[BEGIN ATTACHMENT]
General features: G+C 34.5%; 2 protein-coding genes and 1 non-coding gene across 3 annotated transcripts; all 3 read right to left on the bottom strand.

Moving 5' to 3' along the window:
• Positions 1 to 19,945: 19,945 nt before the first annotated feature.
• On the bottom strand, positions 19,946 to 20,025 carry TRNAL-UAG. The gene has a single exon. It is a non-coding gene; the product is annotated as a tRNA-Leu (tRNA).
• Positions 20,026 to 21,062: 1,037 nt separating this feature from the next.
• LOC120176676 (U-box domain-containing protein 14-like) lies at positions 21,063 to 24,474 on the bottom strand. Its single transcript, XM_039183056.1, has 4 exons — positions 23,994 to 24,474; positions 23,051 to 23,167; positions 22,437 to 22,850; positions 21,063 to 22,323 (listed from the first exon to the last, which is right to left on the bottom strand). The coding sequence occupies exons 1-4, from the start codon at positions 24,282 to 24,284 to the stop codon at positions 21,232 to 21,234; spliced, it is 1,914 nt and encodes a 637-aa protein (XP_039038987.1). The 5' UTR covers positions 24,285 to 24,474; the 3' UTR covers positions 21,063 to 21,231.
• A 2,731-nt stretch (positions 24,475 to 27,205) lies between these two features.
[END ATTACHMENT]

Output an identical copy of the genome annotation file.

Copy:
General features: G+C 34.5%; 2 protein-coding genes and 1 non-coding gene across 3 annotated transcripts; all 3 read right to left on the bottom strand.

Moving 5' to 3' along the window:
• Positions 1 to 19,945: 19,945 nt before the first annotated feature.
• On the bottom strand, positions 19,946 to 20,025 carry TRNAL-UAG. The gene has a single exon. It is a non-coding gene; the product is annotated as a tRNA-Leu (tRNA).
• Positions 20,026 to 21,062: 1,037 nt separating this feature from the next.
• LOC120176676 (U-box domain-containing protein 14-like) lies at positions 21,063 to 24,474 on the bottom strand. Its single transcript, XM_039183056.1, has 4 exons — positions 23,994 to 24,474; positions 23,051 to 23,167; positions 22,437 to 22,850; positions 21,063 to 22,323 (listed from the first exon to the last, which is right to left on the bottom strand). The coding sequence occupies exons 1-4, from the start codon at positions 24,282 to 24,284 to the stop codon at positions 21,232 to 21,234; spliced, it is 1,914 nt and encodes a 637-aa protein (XP_039038987.1). The 5' UTR covers positions 24,285 to 24,474; the 3' UTR covers positions 21,063 to 21,231.
• A 2,731-nt stretch (positions 24,475 to 27,205) lies between these two features.